Blogs attacked Coughlin et al. and pointed out that “We are winning elections!” Yeah? Where? Out of 390 elected positions in the county, the GOP has only 39% of them while the Dummycrats own 50%. For the 25 years I’ve lived down here (after escaping the People’s Republic of Cuyahoga County), I haven’t seen much improvement. Even more unfortunate is the case of John Widdowfield of Cuyahoga Falls, who after considerable success in running for office, lost the last two he’s tried for and just had to resign from his current position thanks to some hanky-panky centering around season football tickets for Ohio State University. Widdowfield was a Republican whom I respected tremendously, but not anymore.

The GOP in Ohio continues to shoot itself in the foot and ignores the fact that the toes and instep are gone and there’s not much left of the ankles. I proclaimed myself a Republican during the recent state primaries (I registered as a Democrat at age 18 but had always supported the conservative candidate, usually a Republican, and enjoyed aggravating my Dummycrat colleagues and playing the role of cross-over voter), but now I’m really beginning to wonder why.
Jim Bjaloncik
Stow, Ohio

Re: Erin Wildermuth’s Dictator’s Dilemma:

Erin Wildermuth is pointing the finger of blame in the wrong direction. The African Union is irrelevant. Either the United Nations is the agent of change it was instituted to be, or it is the farce it has become. Mugabe and Zimbabwe demonstrate beyond all reasonable doubt the latter assessment applies.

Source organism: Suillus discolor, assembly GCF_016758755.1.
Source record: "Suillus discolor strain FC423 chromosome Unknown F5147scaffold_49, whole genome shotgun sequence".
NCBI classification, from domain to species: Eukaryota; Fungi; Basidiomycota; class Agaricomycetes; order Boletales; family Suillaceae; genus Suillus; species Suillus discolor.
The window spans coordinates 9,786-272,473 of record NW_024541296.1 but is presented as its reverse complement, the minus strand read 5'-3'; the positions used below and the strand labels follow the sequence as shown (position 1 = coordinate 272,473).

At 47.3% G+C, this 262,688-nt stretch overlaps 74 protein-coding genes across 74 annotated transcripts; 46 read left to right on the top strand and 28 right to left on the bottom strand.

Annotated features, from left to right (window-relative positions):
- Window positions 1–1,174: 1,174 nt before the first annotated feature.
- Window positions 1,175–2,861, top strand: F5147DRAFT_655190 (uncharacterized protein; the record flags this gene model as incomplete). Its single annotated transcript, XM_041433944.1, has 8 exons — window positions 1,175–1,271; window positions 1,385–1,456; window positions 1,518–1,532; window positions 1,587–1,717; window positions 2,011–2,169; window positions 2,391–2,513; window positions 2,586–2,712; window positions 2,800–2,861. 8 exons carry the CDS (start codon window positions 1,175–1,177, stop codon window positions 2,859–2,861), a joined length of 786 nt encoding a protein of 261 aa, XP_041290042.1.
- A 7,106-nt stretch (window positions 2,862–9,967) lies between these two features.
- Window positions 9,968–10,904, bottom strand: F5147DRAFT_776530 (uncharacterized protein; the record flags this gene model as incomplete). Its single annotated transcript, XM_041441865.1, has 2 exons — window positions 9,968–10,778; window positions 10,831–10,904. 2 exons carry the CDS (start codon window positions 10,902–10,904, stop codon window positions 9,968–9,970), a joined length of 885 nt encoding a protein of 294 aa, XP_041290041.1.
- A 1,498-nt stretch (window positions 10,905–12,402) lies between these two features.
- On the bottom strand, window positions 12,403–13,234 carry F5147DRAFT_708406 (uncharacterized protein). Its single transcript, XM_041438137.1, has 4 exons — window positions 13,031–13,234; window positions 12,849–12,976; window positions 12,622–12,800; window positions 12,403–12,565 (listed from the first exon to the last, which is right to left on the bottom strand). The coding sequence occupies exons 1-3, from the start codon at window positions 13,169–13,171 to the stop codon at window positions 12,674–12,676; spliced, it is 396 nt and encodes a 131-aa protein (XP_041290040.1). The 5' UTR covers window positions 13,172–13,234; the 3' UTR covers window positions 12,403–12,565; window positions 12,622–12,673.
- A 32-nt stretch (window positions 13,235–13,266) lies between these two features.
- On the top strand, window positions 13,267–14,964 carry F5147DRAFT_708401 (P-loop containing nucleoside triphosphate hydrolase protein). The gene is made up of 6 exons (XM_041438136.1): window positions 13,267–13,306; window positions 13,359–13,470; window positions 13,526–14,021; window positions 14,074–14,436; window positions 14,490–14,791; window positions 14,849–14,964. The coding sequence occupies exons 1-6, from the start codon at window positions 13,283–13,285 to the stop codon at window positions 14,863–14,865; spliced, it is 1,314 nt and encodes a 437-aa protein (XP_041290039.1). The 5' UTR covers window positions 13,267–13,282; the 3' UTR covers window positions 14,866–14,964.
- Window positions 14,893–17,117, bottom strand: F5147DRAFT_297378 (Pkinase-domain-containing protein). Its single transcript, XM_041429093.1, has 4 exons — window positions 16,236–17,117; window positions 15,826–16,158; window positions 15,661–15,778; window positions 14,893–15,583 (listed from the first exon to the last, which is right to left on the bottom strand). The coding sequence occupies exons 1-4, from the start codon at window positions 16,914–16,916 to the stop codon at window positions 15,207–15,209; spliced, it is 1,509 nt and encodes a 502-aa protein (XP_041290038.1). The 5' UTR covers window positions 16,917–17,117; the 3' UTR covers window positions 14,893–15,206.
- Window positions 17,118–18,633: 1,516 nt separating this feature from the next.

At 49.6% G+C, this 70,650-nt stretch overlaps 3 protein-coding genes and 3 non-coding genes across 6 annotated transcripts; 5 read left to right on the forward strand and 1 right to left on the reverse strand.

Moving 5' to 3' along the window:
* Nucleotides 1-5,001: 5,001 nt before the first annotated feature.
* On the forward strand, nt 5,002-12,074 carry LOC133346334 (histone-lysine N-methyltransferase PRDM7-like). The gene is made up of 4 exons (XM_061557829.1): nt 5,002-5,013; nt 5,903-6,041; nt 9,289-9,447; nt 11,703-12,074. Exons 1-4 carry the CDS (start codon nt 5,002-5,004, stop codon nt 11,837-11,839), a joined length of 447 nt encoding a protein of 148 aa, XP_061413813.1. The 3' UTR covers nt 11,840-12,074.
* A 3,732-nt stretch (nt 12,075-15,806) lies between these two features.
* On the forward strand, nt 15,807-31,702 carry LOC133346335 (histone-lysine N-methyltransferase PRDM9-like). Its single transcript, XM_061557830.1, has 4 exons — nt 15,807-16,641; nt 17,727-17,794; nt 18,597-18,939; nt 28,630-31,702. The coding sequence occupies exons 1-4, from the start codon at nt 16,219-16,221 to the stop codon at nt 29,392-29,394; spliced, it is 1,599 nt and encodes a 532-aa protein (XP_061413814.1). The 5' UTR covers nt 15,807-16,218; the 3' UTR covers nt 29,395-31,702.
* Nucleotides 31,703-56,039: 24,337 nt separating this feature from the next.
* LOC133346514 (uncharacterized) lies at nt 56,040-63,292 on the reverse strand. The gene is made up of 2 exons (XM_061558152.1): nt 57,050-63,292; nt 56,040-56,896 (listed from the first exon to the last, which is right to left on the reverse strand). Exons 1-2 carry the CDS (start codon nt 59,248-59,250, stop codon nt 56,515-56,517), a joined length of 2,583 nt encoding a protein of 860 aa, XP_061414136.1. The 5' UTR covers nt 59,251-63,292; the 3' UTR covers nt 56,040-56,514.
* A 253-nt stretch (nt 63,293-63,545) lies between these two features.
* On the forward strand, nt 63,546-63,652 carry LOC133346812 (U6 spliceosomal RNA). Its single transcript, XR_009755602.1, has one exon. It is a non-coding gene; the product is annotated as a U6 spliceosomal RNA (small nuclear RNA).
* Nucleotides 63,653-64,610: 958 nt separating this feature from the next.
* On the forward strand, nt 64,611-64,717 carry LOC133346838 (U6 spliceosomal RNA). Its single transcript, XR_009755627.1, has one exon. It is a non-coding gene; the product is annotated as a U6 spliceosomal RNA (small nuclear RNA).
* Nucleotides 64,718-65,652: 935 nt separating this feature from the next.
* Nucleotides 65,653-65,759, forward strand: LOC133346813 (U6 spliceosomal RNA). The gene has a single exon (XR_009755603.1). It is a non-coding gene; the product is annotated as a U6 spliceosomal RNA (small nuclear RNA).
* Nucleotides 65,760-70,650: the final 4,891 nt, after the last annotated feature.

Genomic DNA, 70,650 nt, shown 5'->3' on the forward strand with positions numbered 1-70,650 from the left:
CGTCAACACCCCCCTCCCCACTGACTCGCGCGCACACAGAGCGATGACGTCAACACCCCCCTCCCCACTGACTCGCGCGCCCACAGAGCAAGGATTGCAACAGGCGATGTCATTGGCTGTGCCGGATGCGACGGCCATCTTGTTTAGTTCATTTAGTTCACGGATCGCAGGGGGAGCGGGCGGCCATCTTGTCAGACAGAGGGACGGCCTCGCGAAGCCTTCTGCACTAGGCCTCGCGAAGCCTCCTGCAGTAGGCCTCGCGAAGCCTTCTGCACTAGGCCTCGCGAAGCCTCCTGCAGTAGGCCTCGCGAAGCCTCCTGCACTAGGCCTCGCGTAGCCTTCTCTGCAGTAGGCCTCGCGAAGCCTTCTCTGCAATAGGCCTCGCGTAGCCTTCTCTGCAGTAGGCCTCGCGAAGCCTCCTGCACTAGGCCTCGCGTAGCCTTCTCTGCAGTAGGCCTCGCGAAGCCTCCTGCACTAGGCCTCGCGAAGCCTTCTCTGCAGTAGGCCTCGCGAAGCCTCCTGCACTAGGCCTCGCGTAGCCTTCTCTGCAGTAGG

And Mugabe knows it.
Arnold Ahlert
Boca Raton, Florida

The African dictators will not remove Mugabe from office. Just like Jimmy Carter, they help put Mugabe in office in the first place. Ian Smith was right about Mugabe all along and they don’t want to admit it.
Michael Skaggs
Murray, Kentucky

Re: Letters under “Evilcrats” in Reader Mail’s Rock On:

Here we go again. “Conservatives” are to blame for the failure of the Republican Party to hold seats in the 2006 election. It will be “conservatives” who are responsible for a Democratic win in 2008. Balderdash. It was the Republican Party and its sitting congressional members who were responsible for the Democrats wins in 2006 and it will hold responsibility for an Obama win in 2008, should one occur. Why? Because the Republicrats are in control of the Party.

What some of your readers do not seem to understand, perhaps because they are not conservatives, is that Conservatives do not vote for liberals. They did not vote in the Democratic liberals in 2006 or 2004 or 2002. What Conservatives also do not do is vote for Republican liberals. They vote for conservatives.

So, if Conservative votes are so critical to the dominance of the Republican party, it might be a good idea for the Party to run conservative candidates. Until that happens, non-conservative Republicans will have to assume the responsibility for their actions and accept life the way it is.